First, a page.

A new Hebrew-speaking theater production displays the life of Rabbi Dr. Abraham Joshua Heschel. The solo performance play is an original production commissioned by the World Zionist Organization to inaugurate events marking the 50th anniversary of the death of Heschel, dubbed “one of the most important Jewish thinkers of modern times.”
“Heschel’s Passover Eve,” is the name of this new production that was launched a few months ago. The play displays Heschel a few days before the Passover Seder to which he invited his friend and traveling companion, Dr. Martin Luther King Jr., in April 1968. The preparations for Seder night infuse the Jewish "Festival of Freedom" with universal meaning and link the call, "Let My People Go," to the struggle for human rights, social activism, the need for Tikkun Olam, the relevance of Jewish tradition, Zionism and Jewish Peoplehood for each one of us.
The actor who plays Heschel is Rodie Kozlovsky, who fits into the role beautifully. Kozlovsky is a veteran actor who performs in theater, television and Israeli films. He most recently appeared in the hit tv series The Arbitrator and in the movies "The Moon with Wolves" and “The Man on the Wall.” The play is in Hebrew, but there are English subtitles displayed on the screen behind him. In addition, Kozlovsky beautifully throws in words in English and Yiddish that make his performance more authentic.
The life of Abraham Joshua Heschel
Heschel was born in 1907 in Poland and he passed away in 1972, exactly 50 years ago. He was considered to be one of the leading Jewish theologians and Jewish philosophers of the 20th century. Heschel served as a professor at the Jewish Theological Seminary of America, which is affiliated with the Conservative movement.
This production was the brainchild of Dr. Yizhar Hess, vice chairman of the World Zionist Organization (WZO). “We are proud to celebrate the very significant contribution of Rabbi Dr. Abraham Joshua Heschel to contemporary Judaism and Zionism,” Hess told The Jerusalem Post. “Heschel was a leader in the world of Zionism, as an influential rabbi, as a philosopher and a poet, who also touched many Jews in the diaspora, mainly in North America. He himself was a model of commitment to the Zionist idea, the human spirit and human rights.”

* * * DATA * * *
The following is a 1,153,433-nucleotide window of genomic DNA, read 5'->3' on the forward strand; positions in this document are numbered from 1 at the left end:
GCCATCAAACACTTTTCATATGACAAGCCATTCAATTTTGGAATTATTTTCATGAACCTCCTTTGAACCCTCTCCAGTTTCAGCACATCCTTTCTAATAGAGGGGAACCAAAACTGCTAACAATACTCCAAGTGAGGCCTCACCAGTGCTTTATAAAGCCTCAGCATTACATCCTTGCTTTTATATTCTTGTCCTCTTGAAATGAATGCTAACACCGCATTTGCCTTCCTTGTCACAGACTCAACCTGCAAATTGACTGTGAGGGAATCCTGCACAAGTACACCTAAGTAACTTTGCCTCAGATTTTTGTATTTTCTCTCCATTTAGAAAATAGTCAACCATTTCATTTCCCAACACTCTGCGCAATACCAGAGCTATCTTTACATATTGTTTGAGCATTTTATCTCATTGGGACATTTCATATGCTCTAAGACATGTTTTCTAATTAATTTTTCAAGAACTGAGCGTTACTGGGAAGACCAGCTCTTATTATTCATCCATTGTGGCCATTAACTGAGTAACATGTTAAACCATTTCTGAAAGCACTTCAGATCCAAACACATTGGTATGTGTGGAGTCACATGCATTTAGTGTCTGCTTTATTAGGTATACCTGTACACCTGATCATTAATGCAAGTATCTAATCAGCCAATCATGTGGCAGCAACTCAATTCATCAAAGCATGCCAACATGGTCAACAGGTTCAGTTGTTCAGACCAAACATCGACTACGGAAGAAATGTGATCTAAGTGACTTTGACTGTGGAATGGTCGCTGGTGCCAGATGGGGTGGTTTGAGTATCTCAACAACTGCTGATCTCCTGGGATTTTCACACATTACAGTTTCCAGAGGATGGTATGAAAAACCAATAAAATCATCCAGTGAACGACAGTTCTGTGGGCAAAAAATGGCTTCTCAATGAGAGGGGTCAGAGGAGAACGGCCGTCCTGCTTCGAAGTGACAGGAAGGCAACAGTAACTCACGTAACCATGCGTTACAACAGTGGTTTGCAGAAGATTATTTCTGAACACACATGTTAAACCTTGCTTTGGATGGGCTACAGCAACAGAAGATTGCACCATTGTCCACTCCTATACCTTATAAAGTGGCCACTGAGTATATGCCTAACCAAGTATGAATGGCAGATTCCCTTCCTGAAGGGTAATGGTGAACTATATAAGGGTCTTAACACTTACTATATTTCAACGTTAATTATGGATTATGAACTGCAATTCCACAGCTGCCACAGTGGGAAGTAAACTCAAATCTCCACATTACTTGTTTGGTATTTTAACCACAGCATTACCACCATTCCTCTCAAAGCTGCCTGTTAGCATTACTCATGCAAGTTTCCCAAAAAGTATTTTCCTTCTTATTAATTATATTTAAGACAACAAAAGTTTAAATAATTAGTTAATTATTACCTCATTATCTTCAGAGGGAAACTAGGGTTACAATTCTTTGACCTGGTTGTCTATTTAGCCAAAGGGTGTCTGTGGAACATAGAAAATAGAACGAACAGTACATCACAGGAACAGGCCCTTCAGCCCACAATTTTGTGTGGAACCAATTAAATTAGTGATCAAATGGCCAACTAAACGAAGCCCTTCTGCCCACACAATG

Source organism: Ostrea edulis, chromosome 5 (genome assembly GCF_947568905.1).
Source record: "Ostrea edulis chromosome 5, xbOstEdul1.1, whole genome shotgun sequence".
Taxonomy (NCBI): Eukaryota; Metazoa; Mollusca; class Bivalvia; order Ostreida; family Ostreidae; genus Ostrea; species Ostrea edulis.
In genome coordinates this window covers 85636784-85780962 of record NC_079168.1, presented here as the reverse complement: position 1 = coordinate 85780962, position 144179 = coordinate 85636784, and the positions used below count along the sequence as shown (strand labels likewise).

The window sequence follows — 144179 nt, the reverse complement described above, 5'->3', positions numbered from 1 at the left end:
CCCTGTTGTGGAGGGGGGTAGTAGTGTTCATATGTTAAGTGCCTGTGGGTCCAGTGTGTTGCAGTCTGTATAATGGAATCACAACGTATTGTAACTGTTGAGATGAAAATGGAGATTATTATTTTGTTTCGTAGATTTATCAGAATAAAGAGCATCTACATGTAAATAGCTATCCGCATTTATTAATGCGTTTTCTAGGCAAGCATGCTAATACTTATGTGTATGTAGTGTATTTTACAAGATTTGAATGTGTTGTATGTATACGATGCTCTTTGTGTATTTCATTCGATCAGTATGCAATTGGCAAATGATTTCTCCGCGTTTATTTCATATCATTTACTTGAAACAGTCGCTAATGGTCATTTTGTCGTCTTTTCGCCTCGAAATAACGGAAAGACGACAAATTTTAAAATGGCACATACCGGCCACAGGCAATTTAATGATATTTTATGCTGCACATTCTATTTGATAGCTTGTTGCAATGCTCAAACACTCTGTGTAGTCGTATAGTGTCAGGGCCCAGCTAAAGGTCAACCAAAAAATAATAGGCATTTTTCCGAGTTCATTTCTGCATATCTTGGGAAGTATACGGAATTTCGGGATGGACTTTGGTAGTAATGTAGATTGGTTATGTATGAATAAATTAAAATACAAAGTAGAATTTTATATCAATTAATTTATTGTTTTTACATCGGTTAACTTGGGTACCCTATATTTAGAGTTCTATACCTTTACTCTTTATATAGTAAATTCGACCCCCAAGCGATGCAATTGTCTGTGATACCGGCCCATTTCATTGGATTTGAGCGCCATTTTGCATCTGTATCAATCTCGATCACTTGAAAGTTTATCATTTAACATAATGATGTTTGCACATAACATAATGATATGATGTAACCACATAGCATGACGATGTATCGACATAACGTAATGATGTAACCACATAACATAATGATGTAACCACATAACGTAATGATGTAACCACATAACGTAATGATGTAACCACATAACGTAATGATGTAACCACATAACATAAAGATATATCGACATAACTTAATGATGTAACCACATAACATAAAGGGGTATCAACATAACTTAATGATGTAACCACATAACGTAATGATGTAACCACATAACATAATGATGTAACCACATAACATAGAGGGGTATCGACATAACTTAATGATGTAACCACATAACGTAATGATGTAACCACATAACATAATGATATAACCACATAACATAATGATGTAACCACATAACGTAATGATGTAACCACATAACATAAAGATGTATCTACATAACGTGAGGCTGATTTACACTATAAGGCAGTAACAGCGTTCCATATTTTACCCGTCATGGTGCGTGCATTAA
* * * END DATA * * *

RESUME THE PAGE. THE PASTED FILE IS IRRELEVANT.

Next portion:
The play has already performed dozens of times across Israel and has even premiered already in New York, Buenos Aires and in the UK, during the annual Limmud festival. “These days we are working on an American production in English,” Hess disclosed. “I hope to be able to have Heschel be the prism through which young Jews in the US learn about Zionism, through a unique angle of human rights, Zionism and the love of mankind.”
The production and creation of “Heschel’s Passover Eve,” was all funded and initiated by the WZO and is offered to institutions across Israel for a subsidized price. “‘Heschel’s Passover Eve’ will participate in festivals and we hope it will also win awards,” Hess said. He explained that groups of teens or young adults that watch the play can also participate in an educational seminar that takes place on the same day of the appearance.
Hess shared that he and his staff were worried that actor Rodie Kozlovsky “is taller than Heschel, but we got along and he studied and investigated the role in depth. I was impressed to see how he connected with this character in such a natural way.”